Have you ever had a staring contest with your golf ball?
This may sound like a funny question, but chances are that you have this contest regularly with your ball. And for the record, you will never win that contest.
One of the biggest mistakes I see players make is in the amount of time they spend staring at their golf ball prior to finally making their swing. This is typically how it plays out: the player will take a beautiful practice swing, or two, before stepping into their shot, and once their stance is set, the next ten seconds are spent just staring at the ball before finally starting their swing.
During those ten seconds, tension and doubt likely creeped in, and 100 percent of the time you spent staring at your ball has completely backfired on you.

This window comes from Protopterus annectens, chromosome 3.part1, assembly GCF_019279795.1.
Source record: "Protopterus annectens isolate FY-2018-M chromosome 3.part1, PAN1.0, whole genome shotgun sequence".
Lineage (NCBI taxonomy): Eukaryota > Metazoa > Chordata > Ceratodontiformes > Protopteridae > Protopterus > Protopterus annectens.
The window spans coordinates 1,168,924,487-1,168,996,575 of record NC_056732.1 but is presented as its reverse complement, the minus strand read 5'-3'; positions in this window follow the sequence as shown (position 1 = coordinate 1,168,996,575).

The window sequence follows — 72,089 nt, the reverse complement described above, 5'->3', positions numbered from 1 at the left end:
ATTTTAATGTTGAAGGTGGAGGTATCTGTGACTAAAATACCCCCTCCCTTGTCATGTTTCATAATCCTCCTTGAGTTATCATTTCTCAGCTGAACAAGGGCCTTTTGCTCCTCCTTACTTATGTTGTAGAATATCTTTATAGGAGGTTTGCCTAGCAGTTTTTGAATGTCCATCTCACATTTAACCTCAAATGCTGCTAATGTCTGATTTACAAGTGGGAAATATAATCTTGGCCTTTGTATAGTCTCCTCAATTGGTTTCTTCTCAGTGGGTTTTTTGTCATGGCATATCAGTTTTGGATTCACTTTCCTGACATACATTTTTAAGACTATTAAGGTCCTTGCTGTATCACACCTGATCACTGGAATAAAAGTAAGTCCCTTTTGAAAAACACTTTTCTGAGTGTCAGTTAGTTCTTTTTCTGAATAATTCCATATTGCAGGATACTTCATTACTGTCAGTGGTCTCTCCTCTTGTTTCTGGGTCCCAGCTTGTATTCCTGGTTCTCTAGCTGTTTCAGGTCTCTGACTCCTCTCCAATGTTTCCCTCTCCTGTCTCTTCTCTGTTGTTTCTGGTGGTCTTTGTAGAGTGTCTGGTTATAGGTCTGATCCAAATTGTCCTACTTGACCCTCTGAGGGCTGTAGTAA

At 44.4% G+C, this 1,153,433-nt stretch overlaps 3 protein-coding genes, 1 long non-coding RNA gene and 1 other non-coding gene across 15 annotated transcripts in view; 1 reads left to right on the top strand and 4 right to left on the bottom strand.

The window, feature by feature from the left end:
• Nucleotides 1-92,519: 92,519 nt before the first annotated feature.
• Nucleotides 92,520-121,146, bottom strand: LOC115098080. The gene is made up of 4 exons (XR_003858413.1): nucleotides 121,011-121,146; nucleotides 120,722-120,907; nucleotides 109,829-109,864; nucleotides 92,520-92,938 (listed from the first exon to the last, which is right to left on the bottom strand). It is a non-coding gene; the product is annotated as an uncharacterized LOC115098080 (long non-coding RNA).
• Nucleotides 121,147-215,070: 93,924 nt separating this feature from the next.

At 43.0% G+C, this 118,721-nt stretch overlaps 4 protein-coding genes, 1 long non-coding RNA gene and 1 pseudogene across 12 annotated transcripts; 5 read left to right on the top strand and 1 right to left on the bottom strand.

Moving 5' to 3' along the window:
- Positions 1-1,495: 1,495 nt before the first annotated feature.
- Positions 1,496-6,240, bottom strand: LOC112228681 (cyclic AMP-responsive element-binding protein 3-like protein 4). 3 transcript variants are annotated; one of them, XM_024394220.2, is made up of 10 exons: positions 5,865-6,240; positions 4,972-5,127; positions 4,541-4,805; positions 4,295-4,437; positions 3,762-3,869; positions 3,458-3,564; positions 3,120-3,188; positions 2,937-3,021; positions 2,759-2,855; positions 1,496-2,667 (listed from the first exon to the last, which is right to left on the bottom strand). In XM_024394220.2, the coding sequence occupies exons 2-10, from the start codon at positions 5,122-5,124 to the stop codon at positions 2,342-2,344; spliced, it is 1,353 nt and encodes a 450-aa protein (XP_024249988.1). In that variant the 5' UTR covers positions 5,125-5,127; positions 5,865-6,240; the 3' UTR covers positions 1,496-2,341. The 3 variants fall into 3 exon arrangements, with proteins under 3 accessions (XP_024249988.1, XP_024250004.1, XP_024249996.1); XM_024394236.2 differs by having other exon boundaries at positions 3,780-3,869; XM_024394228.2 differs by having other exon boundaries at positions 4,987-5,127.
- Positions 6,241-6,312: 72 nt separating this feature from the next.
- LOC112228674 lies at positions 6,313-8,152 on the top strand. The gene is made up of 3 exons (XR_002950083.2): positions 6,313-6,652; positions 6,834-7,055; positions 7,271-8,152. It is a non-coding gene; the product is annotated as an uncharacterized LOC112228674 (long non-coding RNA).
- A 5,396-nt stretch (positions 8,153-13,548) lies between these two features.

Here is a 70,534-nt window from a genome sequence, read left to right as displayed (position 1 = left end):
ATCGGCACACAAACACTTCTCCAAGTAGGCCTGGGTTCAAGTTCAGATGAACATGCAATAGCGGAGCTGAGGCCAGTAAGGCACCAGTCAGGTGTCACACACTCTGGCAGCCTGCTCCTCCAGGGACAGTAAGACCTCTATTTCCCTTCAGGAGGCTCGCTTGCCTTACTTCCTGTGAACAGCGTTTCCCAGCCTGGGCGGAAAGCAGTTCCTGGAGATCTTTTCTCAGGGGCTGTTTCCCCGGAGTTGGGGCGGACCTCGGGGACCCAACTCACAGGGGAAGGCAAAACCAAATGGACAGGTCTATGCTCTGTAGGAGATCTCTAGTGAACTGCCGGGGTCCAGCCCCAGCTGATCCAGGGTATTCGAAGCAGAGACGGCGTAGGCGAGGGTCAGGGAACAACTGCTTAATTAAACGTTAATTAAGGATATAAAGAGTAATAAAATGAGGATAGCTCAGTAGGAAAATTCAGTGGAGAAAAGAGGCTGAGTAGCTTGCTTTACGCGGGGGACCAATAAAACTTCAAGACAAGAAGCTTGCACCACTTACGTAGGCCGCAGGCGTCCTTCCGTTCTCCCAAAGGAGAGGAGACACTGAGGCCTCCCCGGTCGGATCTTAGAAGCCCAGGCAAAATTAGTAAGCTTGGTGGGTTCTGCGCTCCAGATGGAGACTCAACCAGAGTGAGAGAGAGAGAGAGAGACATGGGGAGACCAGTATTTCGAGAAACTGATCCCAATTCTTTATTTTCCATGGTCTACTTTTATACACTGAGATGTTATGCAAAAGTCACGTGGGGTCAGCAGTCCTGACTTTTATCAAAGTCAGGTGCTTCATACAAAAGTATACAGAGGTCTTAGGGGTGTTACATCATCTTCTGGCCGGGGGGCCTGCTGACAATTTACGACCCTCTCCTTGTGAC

Time to change up those numbers.
I call it my 80/20 rule. Rather than having a player spend 100 percent of their prep time staring at the golf ball, I suggest spending 80 percent of your time staring at your target and only 20 percent of your time staring at your ball.
Practicing the 80/20 rule will help reduce the amount of tension that builds up in your body prior to making your swing. By spending more time focusing on your target, you are maintaining motion in your neck and your shoulders.
This motion is what helps to reduce the tension. In addition, by spending more time focusing on your target, you are more likely to focus on the shot you are hoping to make, rather on the swing.
The next time you watch golf on television, pay attention to the amount of time players spend focusing on their target, rather than focusing on their ball. If you can start doing the same thing, your game will continue to improve.
Just remember the 80/20 rule.